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Nadine T. TrinhBlog Posts

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  • Announcement: California Employers Required to Include Pay Range Information in Advertisements, Effective 1/1/2023

    On September 27, 2022, Governor Gavin Newsom signed an amended version of California SB-1162, Employment: Salaries and Wages. Among the new provisions which will become effective on January 1, 2023 is the requirement that California employers with at least 15 employees include the pay scale for any position in any job posting, including advertisements posted by third... Continue Reading
    September 28, 2022
  • Employers Using PERM Labor Certification Keep Eye on Salary Requirements on Job Listings

    Employers that sponsor foreign nationals for green cards using PERM Labor Certification have been watching as a growing number of states and localities require salary transparency in job postings. California soon may join that list. If the amended version of California’s SB-1162, Employment: Salaries and Wages, is signed by Governor Gavin Newsom, California employers with... Continue Reading
    September 12, 2022
  • Prevailing Wage Rule for High-Skilled Foreign Workers Effective November 2022

    The effective date of the “Strengthening Wage Protections for the Temporary and Permanent Employment of Certain Immigration and Non-Immigrants in the United States” (Prevailing Wage Rule) related to H-1B, H-1B1, and E-3 work visa cases, as well as for PERM cases, is delayed to November 14, 2022. The Biden Administration states that it continues to... Continue Reading
    May 19, 2021
  • Public Charge Rule Blocked by Federal Court

    On December 2, 2020, the Ninth Circuit Court of Appeals upheld preliminary injunctions blocking USCIS from enforcing the “new” Public Charge Rule in 18 states and the District of Columbia. The Court found the rule was inconsistent with any reasonable interpretation of the statute which requires long-term dependence on government support, not temporary resort to... Continue Reading…
    December 4, 2020
  • Public Charge Rule Blocked by Federal Court

    On December 2, 2020, the Ninth Circuit Court of Appeals upheld preliminary injunctions blocking USCIS from enforcing the “new” Public Charge Rule in 18 states and the District of Columbia. The Court found the rule was inconsistent with any reasonable interpretation of the statute which requires long-term dependence on government support, not temporary resort to... Continue Reading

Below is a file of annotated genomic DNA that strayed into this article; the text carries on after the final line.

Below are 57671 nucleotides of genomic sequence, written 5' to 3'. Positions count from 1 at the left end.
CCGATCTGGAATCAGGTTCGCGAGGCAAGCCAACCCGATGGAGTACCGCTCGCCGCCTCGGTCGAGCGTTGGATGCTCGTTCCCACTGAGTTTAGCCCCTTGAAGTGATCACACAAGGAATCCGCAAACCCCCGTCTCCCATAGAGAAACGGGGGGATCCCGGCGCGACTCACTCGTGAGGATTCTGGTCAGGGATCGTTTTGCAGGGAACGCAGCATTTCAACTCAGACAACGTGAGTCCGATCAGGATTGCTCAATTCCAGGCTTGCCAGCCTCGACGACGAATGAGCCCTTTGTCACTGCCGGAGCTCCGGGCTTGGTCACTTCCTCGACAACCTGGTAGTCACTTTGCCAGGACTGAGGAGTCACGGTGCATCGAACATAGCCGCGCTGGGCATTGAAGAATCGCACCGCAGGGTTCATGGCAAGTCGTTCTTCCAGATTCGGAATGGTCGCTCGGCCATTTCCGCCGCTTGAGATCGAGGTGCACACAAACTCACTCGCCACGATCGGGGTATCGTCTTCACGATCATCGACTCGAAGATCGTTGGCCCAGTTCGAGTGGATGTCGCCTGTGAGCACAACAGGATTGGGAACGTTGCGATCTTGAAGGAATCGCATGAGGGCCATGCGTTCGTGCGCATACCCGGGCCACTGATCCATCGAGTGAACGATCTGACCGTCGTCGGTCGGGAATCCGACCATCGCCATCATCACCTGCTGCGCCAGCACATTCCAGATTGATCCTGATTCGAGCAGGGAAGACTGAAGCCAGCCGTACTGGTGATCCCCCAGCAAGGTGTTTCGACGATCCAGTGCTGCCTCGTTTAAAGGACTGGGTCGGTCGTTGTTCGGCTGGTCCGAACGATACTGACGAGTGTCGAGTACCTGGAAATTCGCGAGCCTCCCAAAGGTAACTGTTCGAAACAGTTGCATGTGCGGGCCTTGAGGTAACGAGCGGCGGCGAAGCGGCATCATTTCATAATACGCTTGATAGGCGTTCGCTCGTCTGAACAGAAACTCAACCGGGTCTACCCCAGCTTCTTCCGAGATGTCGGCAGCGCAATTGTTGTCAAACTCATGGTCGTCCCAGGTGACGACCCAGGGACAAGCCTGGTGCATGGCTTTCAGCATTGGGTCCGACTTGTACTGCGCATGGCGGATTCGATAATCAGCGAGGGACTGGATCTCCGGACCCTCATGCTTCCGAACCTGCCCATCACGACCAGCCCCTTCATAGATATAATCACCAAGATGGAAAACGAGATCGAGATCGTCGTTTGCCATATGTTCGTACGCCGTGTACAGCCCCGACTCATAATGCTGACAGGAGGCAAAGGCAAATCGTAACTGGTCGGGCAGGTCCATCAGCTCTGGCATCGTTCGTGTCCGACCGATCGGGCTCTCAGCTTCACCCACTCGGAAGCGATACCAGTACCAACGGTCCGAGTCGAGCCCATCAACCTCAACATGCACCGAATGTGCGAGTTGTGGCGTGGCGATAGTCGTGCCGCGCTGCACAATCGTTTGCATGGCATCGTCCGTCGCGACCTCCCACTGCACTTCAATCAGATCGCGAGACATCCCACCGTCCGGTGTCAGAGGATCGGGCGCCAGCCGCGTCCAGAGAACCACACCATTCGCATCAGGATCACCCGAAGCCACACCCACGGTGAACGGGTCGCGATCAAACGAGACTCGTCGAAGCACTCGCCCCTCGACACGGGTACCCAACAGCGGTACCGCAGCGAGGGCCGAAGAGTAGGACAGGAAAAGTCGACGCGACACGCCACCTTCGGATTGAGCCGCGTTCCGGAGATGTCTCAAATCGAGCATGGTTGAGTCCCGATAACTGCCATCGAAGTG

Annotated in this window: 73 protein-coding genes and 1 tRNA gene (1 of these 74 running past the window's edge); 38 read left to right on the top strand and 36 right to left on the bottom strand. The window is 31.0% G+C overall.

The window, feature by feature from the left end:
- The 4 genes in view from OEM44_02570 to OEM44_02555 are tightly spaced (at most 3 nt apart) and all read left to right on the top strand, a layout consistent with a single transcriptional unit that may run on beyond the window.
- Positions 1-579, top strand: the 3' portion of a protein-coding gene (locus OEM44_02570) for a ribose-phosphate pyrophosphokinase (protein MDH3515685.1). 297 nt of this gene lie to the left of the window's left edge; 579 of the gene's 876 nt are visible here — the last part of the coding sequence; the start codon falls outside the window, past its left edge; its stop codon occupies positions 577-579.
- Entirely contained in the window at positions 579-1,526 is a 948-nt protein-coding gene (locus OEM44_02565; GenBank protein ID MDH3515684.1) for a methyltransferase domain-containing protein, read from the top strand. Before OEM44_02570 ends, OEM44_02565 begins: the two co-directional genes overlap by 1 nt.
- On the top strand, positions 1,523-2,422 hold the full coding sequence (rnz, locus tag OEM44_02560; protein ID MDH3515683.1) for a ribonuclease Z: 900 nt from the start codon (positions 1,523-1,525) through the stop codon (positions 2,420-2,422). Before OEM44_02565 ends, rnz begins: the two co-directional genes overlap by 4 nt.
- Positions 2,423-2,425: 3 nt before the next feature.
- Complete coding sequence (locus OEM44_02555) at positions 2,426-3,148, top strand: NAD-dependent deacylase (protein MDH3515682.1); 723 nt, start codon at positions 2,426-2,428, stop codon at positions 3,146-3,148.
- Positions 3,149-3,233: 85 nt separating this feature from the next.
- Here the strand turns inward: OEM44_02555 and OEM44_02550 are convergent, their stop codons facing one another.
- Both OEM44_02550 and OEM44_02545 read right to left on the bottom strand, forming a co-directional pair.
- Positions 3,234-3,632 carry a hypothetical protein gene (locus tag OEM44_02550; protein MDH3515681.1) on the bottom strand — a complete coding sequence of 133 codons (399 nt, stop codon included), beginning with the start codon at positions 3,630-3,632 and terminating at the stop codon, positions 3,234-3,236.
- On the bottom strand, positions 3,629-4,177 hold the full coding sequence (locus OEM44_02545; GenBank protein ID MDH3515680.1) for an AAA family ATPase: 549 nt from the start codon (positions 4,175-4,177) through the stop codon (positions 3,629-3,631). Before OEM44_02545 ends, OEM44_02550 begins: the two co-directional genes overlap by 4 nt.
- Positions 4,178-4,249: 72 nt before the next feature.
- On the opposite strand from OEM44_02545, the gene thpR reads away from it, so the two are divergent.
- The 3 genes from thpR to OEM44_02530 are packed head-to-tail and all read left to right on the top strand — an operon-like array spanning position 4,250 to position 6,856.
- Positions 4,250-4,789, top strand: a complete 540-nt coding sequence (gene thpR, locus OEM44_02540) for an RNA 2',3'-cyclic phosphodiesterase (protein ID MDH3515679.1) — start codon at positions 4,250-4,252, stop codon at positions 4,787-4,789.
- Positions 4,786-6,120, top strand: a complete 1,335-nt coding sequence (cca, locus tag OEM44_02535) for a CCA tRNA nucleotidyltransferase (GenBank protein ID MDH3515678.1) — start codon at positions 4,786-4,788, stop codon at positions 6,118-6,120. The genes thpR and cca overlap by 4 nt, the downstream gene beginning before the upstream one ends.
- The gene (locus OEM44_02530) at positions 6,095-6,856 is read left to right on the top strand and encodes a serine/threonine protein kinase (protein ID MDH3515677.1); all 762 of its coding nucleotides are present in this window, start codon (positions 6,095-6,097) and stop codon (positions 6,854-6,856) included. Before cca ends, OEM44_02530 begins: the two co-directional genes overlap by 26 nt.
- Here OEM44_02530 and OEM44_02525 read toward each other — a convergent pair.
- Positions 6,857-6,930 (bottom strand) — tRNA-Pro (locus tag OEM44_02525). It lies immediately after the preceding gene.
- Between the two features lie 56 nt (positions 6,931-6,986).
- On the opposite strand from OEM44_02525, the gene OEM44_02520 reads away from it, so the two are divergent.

December 4, 2020
  • Travelers from New York Allowed into Trusted Traveler Programs Again

    New Yorkers can once again register for Trusted Traveler Programs. However, registrants should note that, due to COVID-19, Trusted Traveler Enrollment Centers are closed until at least September 8, 2020. In early February 2020, the Department of Homeland Security (DHS) prohibited New Yorkers from registering or re-registering for Trusted Traveler Programs, including Global Entry, SENTI,... Continue Reading
    August 7, 2020
  • Goal of Establishing Merit-Based Immigration System Undermined by Visa Hurdles

    The Trump Administration has indicated it wants to establish a merit-based immigration system focusing on bringing more high-skilled workers to the United States. According to one Administration official, the aim is to attract “individuals who provide a cure for cancer or build that first subdivision on Mars.” Yet, it is becoming harder to obtain visas...… Continue Reading
    September 16, 2019
  • Bill for New Visa Waiver Program for Caribbean States to Enter U.S. Virgin Islands Introduced

    While all citizens of 38 (primarily European) visa waiver-eligible nations may enter the U.S. Virgin Islands for up to 90 days using ESTA, and United States citizens may enter most of the Caribbean Community Member States (CARICOM) for tourism or as business visitors without a visa, citizens of CARICOM cannot enter the U.S. Virgin Islands without...… Continue Reading
    January 25, 2019
  • Proposed ‘Public Charge’ Rule Kicks Up Controversy

    The 60-day comment period for the Administration’s new “public charge” rule just closed. There is currently no definition for “public charge” in the rule, but a public charge is understood to be an alien who depends on the government for subsistence, as demonstrated by the receipt of cash assistance for income maintenance or institutionalization for...… Continue Reading
    December 11, 2018
  • Requirements for H-1B Petitions Involving Third-Party Worksites Are Unlawful, Lawsuit Alleges

    USCIS has exceeded its authority in issuing additional requirements on H-1B petitions involving third-party worksites, a suit filed in New Jersey seeking a temporary restraining order alleges. Just before the 2019 H-1B filing deadline, USCIS issued a memorandum clarifying that petitioners who send employees to third-party worksites must provide significantly more evidence to show that...… Continue Reading
    May 15, 2018

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